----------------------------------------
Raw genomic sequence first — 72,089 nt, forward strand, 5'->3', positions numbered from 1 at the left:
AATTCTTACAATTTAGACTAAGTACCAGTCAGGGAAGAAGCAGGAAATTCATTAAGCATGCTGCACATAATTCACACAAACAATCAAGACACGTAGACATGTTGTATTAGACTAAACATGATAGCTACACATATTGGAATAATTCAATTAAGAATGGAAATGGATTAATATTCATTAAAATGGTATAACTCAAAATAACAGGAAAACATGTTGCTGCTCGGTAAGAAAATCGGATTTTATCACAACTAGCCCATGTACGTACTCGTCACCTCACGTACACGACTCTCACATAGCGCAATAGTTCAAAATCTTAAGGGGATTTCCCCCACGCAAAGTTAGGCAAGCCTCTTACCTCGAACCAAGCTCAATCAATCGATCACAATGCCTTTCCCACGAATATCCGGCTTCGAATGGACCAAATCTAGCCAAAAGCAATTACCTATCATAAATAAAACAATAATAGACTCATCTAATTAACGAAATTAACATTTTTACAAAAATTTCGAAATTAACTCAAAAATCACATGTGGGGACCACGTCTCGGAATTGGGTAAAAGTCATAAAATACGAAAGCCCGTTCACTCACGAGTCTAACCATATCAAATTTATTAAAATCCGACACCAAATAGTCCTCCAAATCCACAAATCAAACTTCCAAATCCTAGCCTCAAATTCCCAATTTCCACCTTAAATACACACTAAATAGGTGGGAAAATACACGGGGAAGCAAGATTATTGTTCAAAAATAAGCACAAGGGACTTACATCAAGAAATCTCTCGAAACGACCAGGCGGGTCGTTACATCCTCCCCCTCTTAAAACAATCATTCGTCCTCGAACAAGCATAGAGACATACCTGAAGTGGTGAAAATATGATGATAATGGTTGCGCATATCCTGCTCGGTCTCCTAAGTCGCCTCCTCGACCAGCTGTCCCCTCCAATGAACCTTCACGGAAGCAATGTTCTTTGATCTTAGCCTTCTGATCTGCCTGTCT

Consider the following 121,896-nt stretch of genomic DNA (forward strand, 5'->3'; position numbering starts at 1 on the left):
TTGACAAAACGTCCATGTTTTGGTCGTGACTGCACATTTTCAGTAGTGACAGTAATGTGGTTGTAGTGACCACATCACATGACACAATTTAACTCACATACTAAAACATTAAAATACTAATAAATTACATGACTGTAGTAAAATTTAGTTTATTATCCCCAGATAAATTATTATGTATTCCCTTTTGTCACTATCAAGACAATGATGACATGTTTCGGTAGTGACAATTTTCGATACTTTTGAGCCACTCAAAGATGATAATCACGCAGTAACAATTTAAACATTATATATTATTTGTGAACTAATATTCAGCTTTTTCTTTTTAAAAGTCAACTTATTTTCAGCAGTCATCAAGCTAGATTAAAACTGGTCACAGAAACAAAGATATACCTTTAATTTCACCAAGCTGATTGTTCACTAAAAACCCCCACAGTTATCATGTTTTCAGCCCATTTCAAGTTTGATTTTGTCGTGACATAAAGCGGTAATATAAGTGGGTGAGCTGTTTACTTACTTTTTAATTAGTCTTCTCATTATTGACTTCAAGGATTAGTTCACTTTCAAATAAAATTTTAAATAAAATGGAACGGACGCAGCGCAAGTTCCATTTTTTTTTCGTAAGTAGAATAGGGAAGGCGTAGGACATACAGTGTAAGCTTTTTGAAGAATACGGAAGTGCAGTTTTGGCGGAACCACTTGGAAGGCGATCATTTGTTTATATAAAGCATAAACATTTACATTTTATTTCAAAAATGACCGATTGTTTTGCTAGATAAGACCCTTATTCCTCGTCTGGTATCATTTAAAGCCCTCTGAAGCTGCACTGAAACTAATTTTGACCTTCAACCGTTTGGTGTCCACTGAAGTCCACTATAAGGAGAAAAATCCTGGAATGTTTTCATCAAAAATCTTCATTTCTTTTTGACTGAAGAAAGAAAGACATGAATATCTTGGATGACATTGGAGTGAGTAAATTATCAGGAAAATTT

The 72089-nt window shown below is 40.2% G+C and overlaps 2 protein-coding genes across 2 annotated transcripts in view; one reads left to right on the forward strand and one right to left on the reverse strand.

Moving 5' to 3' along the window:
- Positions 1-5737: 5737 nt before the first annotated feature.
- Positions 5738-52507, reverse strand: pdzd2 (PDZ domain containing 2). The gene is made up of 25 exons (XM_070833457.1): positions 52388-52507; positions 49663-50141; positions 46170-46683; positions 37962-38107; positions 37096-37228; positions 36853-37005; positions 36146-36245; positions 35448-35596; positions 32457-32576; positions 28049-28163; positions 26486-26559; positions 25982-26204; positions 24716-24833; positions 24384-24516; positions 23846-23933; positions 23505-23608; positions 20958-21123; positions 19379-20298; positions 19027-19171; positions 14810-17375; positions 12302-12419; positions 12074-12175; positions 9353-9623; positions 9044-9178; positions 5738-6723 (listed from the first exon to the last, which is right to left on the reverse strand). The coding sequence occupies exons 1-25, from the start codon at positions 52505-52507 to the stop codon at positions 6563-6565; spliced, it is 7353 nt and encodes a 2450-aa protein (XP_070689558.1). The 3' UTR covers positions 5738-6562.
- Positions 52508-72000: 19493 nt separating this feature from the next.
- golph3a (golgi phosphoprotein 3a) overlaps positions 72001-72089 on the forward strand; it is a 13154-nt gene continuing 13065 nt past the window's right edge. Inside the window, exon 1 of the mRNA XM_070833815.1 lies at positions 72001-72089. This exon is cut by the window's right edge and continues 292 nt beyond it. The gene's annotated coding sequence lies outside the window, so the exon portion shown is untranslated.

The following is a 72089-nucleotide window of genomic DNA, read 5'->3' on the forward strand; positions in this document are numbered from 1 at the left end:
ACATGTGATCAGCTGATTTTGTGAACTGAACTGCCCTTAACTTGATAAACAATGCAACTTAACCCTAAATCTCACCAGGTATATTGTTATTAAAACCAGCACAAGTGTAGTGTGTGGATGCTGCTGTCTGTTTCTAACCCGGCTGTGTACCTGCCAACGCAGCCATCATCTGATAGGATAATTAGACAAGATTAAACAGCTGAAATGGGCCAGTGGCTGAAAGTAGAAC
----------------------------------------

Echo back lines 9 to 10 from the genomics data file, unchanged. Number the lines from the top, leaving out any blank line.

- Positions 52508-72000: 19493 nt separating this feature from the next.
- golph3a (golgi phosphoprotein 3a) overlaps positions 72001-72089 on the forward strand; it is a 13154-nt gene continuing 13065 nt past the window's right edge. Inside the window, exon 1 of the mRNA XM_070833815.1 lies at positions 72001-72089. This exon is cut by the window's right edge and continues 292 nt beyond it. The gene's annotated coding sequence lies outside the window, so the exon portion shown is untranslated.